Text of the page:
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Sunday, October 4, 2009

EARLY FRUIT ORCHARDS IN TOLUCA / LANKERSHIM

2009 - The Year of Valley History

When the wheat crops failed on the historic Lankershim Ranch, the foremen looked for substitutes. Since the early days of the Franciscan missionaries, the ability of a semi-arid San Fernando Valley to sustain orchards was well known. The padres had brought grape cuttings, the seeds of olives and fruits and a variety of nuts.
Among the most successful orchard crops were cling peaches (so named because the meat held tightly to the fruit even when ripe).

Mules used in Lankershim Orchards - Photograph gift to The Museum of the San Fernando Valley from David High - July 2009

While waiting for a speech at Moorpark College, Caesar Chavez, who was using my office the campus center, and I talked about picking fruit (both his and my families did the back breaking work.) We discussed how in the early days of American farming in California, that East Indians were brought under English contracts to plant the orchards.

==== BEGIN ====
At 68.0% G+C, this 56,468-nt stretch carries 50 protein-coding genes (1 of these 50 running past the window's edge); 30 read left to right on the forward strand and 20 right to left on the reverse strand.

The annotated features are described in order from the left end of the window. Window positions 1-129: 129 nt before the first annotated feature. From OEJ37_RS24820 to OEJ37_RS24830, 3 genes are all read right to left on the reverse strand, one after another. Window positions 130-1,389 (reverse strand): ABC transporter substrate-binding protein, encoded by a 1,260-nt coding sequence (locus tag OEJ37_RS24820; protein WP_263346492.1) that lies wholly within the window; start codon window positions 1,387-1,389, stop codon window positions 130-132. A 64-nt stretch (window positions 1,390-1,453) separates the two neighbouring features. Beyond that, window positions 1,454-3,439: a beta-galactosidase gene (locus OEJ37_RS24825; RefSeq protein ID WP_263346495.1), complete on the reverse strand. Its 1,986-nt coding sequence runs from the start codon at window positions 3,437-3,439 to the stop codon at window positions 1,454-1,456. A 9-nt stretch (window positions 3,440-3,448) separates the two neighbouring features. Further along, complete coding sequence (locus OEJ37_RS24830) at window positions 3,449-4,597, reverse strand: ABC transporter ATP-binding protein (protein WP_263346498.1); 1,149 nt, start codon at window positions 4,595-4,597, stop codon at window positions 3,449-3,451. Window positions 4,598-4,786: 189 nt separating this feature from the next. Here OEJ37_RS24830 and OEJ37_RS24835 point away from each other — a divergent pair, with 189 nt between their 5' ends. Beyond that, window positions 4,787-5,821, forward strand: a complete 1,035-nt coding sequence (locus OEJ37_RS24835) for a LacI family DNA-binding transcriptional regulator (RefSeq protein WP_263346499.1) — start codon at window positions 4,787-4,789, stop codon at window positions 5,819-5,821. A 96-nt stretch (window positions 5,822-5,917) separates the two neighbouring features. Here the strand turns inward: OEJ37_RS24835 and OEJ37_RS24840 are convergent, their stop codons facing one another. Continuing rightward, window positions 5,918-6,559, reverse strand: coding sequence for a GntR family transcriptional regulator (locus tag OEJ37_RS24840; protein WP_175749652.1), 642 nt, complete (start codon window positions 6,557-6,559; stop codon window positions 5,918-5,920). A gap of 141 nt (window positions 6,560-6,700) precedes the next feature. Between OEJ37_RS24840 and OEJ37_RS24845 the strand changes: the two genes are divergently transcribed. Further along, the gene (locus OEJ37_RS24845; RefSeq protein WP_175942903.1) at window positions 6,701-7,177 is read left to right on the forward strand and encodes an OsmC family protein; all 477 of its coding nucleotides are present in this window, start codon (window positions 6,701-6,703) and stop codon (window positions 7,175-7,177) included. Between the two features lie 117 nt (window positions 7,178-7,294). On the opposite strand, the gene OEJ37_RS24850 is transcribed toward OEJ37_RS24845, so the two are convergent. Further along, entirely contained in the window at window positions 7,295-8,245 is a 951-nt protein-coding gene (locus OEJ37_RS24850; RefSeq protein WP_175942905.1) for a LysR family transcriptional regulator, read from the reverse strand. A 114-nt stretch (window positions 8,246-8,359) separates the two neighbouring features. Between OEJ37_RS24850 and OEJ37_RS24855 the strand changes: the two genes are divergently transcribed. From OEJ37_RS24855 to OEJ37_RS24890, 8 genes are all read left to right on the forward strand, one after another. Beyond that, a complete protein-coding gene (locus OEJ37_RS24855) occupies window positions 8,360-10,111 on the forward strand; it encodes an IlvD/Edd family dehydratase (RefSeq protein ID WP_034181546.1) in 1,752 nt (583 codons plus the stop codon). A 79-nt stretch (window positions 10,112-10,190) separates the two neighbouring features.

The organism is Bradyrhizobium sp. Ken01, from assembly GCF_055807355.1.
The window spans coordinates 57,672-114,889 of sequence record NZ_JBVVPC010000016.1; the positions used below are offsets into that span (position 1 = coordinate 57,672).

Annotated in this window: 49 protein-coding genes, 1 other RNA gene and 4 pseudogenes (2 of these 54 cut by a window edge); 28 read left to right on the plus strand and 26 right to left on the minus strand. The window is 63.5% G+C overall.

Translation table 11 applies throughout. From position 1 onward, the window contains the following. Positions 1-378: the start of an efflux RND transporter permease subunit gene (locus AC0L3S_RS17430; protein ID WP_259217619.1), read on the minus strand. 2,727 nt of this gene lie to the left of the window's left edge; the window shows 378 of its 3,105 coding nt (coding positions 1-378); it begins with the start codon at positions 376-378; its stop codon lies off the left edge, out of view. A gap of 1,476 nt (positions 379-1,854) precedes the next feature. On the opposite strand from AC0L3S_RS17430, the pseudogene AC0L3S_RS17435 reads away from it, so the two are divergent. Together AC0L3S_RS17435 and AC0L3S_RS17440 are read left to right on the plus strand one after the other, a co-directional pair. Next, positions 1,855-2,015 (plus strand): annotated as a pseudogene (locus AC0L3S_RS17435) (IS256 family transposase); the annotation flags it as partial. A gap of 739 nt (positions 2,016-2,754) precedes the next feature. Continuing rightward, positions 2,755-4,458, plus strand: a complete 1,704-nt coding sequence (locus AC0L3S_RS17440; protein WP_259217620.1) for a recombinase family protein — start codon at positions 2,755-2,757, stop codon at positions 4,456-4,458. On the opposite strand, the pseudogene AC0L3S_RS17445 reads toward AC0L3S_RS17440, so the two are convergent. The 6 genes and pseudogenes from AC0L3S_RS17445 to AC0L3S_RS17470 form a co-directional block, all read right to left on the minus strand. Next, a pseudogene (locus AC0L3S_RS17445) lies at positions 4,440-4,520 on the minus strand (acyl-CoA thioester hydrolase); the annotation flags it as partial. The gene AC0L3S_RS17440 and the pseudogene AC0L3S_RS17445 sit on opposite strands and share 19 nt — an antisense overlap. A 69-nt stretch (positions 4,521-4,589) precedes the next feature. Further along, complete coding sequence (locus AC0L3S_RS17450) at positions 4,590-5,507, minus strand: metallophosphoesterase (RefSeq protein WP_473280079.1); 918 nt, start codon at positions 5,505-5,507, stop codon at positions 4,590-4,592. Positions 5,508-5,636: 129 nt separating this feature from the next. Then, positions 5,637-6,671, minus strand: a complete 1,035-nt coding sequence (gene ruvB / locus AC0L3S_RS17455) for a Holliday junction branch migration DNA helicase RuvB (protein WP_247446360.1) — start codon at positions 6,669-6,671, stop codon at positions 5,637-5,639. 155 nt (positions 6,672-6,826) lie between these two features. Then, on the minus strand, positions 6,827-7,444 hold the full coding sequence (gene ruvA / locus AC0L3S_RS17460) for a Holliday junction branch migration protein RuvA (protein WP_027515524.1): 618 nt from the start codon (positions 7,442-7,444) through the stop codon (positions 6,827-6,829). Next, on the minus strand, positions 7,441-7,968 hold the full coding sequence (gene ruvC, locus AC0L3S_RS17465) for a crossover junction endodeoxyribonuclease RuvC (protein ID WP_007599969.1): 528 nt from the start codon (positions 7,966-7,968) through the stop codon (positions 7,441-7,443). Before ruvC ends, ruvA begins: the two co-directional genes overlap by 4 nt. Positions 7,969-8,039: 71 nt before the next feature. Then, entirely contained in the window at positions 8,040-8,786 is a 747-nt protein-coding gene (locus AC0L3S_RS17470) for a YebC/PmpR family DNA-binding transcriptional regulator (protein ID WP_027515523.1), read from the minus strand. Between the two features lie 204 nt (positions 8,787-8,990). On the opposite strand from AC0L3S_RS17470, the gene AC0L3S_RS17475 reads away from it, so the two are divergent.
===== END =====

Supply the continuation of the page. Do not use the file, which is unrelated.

My mother told her children about a song the little children in Live Oak, California sang about the orchard planters: "Hindu, Hindu, does the best he ken do, and when it rains, he makes his skin do." Actually, the East Indian laborers were not Hindus, but Sikhs. When their planting was done, some of the American contractors put them on boxcars and sent them to the border of British Columbia (sending them back to British territory, in that case Canada, fulfilled their bargain).

Lankershim Peach Orchards - Photograph gift to The Museum of the San Fernando Valley from David High - July 2009
Peaches seem to have originated in China about 3000 years ago, but very early cultivation of the fruit was conducted in ancient Persia. Roman merchants brought the highly desirable fruit to the western world, and aptly named it Persica. The English renamed the fruit Peche from which we get the word peach. Dried peaches and their pits arrived with the Spanish in California.

Lankershim Peach Orchards - Photograph gift to The Museum of the San Fernando Valley from David High - July 2009

The early pioneer American farms in the San Fernando Valley experimented with a variety of fruit trees, including oranges.
Lankershim Orange Orchards - Photograph gift to The Museum of the San Fernando Valley from David High - July 2009

The San Fernando Valley, in the heart of the Creative Center of the World, deserves a great Museum of history and culture.
Interested in agricultural history? Call 1 (818) 347-9665 and become part of your Museum Community.

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